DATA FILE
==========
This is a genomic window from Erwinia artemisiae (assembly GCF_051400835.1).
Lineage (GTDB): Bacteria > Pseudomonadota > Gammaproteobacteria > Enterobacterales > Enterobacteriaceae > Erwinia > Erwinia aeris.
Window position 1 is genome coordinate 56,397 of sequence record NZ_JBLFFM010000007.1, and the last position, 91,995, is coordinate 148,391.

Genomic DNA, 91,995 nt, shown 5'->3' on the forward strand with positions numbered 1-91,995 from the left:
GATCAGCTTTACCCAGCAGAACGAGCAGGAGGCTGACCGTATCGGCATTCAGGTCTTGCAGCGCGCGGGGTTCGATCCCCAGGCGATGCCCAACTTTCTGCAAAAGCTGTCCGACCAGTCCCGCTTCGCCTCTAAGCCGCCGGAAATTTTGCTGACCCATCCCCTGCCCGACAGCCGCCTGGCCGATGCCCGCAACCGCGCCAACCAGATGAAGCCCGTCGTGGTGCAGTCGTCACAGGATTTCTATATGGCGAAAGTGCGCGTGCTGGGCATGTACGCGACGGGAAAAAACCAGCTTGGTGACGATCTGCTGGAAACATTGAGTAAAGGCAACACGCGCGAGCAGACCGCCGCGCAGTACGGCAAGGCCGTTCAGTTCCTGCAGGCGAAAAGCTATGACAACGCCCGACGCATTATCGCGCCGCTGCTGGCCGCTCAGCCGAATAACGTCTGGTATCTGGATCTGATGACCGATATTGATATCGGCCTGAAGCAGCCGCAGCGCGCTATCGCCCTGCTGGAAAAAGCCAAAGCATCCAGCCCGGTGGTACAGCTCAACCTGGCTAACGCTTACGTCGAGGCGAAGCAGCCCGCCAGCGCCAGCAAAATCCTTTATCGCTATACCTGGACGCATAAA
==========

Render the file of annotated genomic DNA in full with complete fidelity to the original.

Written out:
This is a genomic window from Erwinia artemisiae (assembly GCF_051400835.1).
Lineage (GTDB): Bacteria > Pseudomonadota > Gammaproteobacteria > Enterobacterales > Enterobacteriaceae > Erwinia > Erwinia aeris.
Window position 1 is genome coordinate 56,397 of sequence record NZ_JBLFFM010000007.1, and the last position, 91,995, is coordinate 148,391.

Genomic DNA, 91,995 nt, shown 5'->3' on the forward strand with positions numbered 1-91,995 from the left:
GATCAGCTTTACCCAGCAGAACGAGCAGGAGGCTGACCGTATCGGCATTCAGGTCTTGCAGCGCGCGGGGTTCGATCCCCAGGCGATGCCCAACTTTCTGCAAAAGCTGTCCGACCAGTCCCGCTTCGCCTCTAAGCCGCCGGAAATTTTGCTGACCCATCCCCTGCCCGACAGCCGCCTGGCCGATGCCCGCAACCGCGCCAACCAGATGAAGCCCGTCGTGGTGCAGTCGTCACAGGATTTCTATATGGCGAAAGTGCGCGTGCTGGGCATGTACGCGACGGGAAAAAACCAGCTTGGTGACGATCTGCTGGAAACATTGAGTAAAGGCAACACGCGCGAGCAGACCGCCGCGCAGTACGGCAAGGCCGTTCAGTTCCTGCAGGCGAAAAGCTATGACAACGCCCGACGCATTATCGCGCCGCTGCTGGCCGCTCAGCCGAATAACGTCTGGTATCTGGATCTGATGACCGATATTGATATCGGCCTGAAGCAGCCGCAGCGCGCTATCGCCCTGCTGGAAAAAGCCAAAGCATCCAGCCCGGTGGTACAGCTCAACCTGGCTAACGCTTACGTCGAGGCGAAGCAGCCCGCCAGCGCCAGCAAAATCCTTTATCGCTATACCTGGACGCATAAA